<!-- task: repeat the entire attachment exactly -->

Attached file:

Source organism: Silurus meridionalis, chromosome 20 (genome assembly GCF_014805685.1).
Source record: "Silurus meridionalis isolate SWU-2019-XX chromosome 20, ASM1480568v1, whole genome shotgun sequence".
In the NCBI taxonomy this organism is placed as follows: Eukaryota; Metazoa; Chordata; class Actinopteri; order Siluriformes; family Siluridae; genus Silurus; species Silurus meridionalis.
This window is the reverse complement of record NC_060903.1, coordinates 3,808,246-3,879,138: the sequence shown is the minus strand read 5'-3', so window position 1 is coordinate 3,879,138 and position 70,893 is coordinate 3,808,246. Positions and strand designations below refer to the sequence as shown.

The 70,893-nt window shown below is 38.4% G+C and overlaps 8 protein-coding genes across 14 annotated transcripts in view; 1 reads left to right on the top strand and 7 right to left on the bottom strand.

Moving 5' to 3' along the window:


Source organism: Silurus meridionalis, chromosome 20 (genome assembly GCF_014805685.1).
Source record: "Silurus meridionalis isolate SWU-2019-XX chromosome 20, ASM1480568v1, whole genome shotgun sequence".
In the NCBI taxonomy this organism is placed as follows: Eukaryota; Metazoa; Chordata; class Actinopteri; order Siluriformes; family Siluridae; genus Silurus; species Silurus meridionalis.
This window is the reverse complement of record NC_060903.1, coordinates 3,808,246-3,879,138: the sequence shown is the minus strand read 5'-3', so window position 1 is coordinate 3,879,138 and position 70,893 is coordinate 3,808,246. Positions and strand designations below refer to the sequence as shown.

The 70,893-nt window shown below is 38.4% G+C and overlaps 8 protein-coding genes across 14 annotated transcripts in view; 1 reads left to right on the top strand and 7 right to left on the bottom strand.

Moving 5' to 3' along the window: